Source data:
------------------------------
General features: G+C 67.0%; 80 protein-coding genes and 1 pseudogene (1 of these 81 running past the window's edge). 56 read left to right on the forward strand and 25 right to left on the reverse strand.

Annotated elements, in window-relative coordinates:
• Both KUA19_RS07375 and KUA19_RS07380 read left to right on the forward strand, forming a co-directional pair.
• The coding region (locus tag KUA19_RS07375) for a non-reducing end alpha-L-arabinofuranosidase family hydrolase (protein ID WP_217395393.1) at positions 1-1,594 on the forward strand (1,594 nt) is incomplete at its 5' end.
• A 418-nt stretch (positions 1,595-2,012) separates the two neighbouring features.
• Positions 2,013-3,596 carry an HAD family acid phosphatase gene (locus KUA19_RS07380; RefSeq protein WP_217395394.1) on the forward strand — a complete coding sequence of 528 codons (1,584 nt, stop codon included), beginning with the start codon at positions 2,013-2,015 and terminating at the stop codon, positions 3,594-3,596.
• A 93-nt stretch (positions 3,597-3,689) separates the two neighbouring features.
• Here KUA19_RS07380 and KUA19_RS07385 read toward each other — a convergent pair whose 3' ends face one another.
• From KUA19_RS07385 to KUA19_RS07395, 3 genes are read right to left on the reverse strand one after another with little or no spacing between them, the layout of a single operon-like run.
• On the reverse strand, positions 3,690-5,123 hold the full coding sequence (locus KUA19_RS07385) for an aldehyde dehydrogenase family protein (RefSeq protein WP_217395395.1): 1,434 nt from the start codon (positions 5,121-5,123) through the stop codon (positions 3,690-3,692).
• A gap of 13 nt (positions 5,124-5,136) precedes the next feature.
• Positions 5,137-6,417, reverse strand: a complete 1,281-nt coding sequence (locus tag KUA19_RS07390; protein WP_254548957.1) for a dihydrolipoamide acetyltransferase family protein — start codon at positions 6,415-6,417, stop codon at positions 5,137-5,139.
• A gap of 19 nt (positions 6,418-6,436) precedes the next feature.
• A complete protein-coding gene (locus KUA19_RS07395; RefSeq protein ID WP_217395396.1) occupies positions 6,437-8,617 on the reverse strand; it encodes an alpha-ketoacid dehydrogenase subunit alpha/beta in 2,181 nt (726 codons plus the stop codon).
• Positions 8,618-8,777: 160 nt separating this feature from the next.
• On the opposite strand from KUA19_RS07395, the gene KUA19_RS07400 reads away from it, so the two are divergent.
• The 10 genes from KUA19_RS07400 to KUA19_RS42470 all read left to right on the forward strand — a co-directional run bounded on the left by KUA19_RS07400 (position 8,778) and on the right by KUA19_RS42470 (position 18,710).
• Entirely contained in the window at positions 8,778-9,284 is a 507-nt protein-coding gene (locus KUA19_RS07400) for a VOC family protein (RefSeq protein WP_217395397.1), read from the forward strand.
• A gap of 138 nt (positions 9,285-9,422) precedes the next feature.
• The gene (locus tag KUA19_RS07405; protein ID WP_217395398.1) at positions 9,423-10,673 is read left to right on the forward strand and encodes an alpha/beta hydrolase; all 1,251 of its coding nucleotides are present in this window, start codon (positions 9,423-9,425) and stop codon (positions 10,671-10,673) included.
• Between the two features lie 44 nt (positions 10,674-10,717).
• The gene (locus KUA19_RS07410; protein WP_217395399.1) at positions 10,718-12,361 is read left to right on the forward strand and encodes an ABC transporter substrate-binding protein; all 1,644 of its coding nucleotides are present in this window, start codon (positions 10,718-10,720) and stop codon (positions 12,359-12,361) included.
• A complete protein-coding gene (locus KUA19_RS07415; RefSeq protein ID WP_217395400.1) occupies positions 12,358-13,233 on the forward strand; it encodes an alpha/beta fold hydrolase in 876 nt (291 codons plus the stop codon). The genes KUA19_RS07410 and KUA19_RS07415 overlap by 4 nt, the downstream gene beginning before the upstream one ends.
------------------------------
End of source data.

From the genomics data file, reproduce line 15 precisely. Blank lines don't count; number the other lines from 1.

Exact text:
• Positions 8,618-8,777: 160 nt separating this feature from the next.